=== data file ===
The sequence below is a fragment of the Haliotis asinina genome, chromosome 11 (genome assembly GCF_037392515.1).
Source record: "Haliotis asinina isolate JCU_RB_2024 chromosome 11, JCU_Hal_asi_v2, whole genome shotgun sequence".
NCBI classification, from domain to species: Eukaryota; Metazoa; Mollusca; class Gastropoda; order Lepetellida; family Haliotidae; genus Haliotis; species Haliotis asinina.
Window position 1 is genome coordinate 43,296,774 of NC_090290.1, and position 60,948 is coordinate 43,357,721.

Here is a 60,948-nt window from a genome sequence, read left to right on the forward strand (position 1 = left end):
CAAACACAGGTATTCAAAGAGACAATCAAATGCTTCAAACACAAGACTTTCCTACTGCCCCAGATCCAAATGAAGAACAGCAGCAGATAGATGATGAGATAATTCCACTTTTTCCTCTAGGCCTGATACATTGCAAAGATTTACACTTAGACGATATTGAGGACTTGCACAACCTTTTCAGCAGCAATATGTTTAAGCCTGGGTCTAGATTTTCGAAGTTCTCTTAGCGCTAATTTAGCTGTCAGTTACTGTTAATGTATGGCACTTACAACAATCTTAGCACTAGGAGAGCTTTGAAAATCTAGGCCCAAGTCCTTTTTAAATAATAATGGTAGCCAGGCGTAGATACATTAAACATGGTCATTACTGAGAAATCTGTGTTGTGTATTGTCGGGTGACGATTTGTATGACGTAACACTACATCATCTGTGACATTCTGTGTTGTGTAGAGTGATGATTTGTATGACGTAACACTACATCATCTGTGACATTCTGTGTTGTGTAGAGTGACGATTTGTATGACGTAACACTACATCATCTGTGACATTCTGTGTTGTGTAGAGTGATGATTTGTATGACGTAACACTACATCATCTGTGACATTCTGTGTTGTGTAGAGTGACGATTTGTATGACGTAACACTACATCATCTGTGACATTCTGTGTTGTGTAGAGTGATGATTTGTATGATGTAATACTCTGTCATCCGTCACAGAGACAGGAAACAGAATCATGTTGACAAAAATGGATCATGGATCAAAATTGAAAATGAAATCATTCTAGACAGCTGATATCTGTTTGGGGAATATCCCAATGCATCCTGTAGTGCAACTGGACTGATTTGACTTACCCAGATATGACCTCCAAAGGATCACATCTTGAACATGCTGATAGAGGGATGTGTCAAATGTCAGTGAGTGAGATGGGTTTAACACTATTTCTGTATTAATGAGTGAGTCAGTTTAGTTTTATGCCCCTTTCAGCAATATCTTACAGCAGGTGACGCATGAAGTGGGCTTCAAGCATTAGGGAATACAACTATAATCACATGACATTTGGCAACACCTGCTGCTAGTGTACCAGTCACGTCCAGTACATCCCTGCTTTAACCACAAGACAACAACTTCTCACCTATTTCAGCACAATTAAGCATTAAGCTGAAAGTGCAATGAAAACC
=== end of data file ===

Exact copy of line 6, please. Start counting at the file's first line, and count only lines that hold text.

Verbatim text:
CAAACACAGGTATTCAAAGAGACAATCAAATGCTTCAAACACAAGACTTTCCTACTGCCCCAGATCCAAATGAAGAACAGCAGCAGATAGATGATGAGATAATTCCACTTTTTCCTCTAGGCCTGATACATTGCAAAGATTTACACTTAGACGATATTGAGGACTTGCACAACCTTTTCAGCAGCAATATGTTTAAGCCTGGGTCTAGATTTTCGAAGTTCTCTTAGCGCTAATTTAGCTGTCAGTTACTGTTAATGTATGGCACTTACAACAATCTTAGCACTAGGAGAGCTTTGAAAATCTAGGCCCAAGTCCTTTTTAAATAATAATGGTAGCCAGGCGTAGATACATTAAACATGGTCATTACTGAGAAATCTGTGTTGTGTATTGTCGGGTGACGATTTGTATGACGTAACACTACATCATCTGTGACATTCTGTGTTGTGTAGAGTGATGATTTGTATGACGTAACACTACATCATCTGTGACATTCTGTGTTGTGTAGAGTGACGATTTGTATGACGTAACACTACATCATCTGTGACATTCTGTGTTGTGTAGAGTGATGATTTGTATGACGTAACACTACATCATCTGTGACATTCTGTGTTGTGTAGAGTGACGATTTGTATGACGTAACACTACATCATCTGTGACATTCTGTGTTGTGTAGAGTGATGATTTGTATGATGTAATACTCTGTCATCCGTCACAGAGACAGGAAACAGAATCATGTTGACAAAAATGGATCATGGATCAAAATTGAAAATGAAATCATTCTAGACAGCTGATATCTGTTTGGGGAATATCCCAATGCATCCTGTAGTGCAACTGGACTGATTTGACTTACCCAGATATGACCTCCAAAGGATCACATCTTGAACATGCTGATAGAGGGATGTGTCAAATGTCAGTGAGTGAGATGGGTTTAACACTATTTCTGTATTAATGAGTGAGTCAGTTTAGTTTTATGCCCCTTTCAGCAATATCTTACAGCAGGTGACGCATGAAGTGGGCTTCAAGCATTAGGGAATACAACTATAATCACATGACATTTGGCAACACCTGCTGCTAGTGTACCAGTCACGTCCAGTACATCCCTGCTTTAACCACAAGACAACAACTTCTCACCTATTTCAGCACAATTAAGCATTAAGCTGAAAGTGCAATGAAAACC